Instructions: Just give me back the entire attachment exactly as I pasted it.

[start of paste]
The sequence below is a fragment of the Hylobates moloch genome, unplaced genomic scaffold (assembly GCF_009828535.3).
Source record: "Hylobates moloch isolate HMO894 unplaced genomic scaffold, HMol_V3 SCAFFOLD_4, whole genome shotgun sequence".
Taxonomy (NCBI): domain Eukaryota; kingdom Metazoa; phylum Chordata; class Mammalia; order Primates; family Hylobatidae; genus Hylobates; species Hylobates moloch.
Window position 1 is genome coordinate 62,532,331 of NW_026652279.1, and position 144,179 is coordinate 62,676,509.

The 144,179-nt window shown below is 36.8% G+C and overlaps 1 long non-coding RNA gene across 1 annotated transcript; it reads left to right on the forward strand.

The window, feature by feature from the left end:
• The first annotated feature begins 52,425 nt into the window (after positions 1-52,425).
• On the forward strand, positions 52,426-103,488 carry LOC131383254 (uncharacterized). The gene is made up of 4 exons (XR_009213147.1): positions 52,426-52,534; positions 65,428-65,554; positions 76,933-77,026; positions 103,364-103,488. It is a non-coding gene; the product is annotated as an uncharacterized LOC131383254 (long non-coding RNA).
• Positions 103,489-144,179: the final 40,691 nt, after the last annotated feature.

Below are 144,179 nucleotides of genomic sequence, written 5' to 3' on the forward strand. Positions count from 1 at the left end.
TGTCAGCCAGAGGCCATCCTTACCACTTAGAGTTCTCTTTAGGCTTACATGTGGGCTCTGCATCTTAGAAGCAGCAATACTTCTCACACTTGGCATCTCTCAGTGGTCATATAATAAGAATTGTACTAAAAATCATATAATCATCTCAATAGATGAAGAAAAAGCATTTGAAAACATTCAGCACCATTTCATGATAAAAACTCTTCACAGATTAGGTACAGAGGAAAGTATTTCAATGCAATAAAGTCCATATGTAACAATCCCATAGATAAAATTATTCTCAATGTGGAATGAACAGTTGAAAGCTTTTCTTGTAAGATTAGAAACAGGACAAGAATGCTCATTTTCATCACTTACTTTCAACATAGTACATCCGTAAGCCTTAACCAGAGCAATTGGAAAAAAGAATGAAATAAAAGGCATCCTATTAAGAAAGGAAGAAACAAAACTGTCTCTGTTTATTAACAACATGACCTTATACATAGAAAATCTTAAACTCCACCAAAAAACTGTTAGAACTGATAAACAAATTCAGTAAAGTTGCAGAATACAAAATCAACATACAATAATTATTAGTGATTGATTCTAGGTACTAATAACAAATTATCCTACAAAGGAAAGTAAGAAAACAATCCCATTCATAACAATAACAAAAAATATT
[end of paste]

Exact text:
The sequence below is a fragment of the Hylobates moloch genome, unplaced genomic scaffold (assembly GCF_009828535.3).
Source record: "Hylobates moloch isolate HMO894 unplaced genomic scaffold, HMol_V3 SCAFFOLD_4, whole genome shotgun sequence".
Taxonomy (NCBI): domain Eukaryota; kingdom Metazoa; phylum Chordata; class Mammalia; order Primates; family Hylobatidae; genus Hylobates; species Hylobates moloch.
Window position 1 is genome coordinate 62,532,331 of NW_026652279.1, and position 144,179 is coordinate 62,676,509.

The 144,179-nt window shown below is 36.8% G+C and overlaps 1 long non-coding RNA gene across 1 annotated transcript; it reads left to right on the forward strand.

The window, feature by feature from the left end:
• The first annotated feature begins 52,425 nt into the window (after positions 1-52,425).
• On the forward strand, positions 52,426-103,488 carry LOC131383254 (uncharacterized). The gene is made up of 4 exons (XR_009213147.1): positions 52,426-52,534; positions 65,428-65,554; positions 76,933-77,026; positions 103,364-103,488. It is a non-coding gene; the product is annotated as an uncharacterized LOC131383254 (long non-coding RNA).
• Positions 103,489-144,179: the final 40,691 nt, after the last annotated feature.

Below are 144,179 nucleotides of genomic sequence, written 5' to 3' on the forward strand. Positions count from 1 at the left end.
TGTCAGCCAGAGGCCATCCTTACCACTTAGAGTTCTCTTTAGGCTTACATGTGGGCTCTGCATCTTAGAAGCAGCAATACTTCTCACACTTGGCATCTCTCAGTGGTCATATAATAAGAATTGTACTAAAAATCATATAATCATCTCAATAGATGAAGAAAAAGCATTTGAAAACATTCAGCACCATTTCATGATAAAAACTCTTCACAGATTAGGTACAGAGGAAAGTATTTCAATGCAATAAAGTCCATATGTAACAATCCCATAGATAAAATTATTCTCAATGTGGAATGAACAGTTGAAAGCTTTTCTTGTAAGATTAGAAACAGGACAAGAATGCTCATTTTCATCACTTACTTTCAACATAGTACATCCGTAAGCCTTAACCAGAGCAATTGGAAAAAAGAATGAAATAAAAGGCATCCTATTAAGAAAGGAAGAAACAAAACTGTCTCTGTTTATTAACAACATGACCTTATACATAGAAAATCTTAAACTCCACCAAAAAACTGTTAGAACTGATAAACAAATTCAGTAAAGTTGCAGAATACAAAATCAACATACAATAATTATTAGTGATTGATTCTAGGTACTAATAACAAATTATCCTACAAAGGAAAGTAAGAAAACAATCCCATTCATAACAATAACAAAAAATATT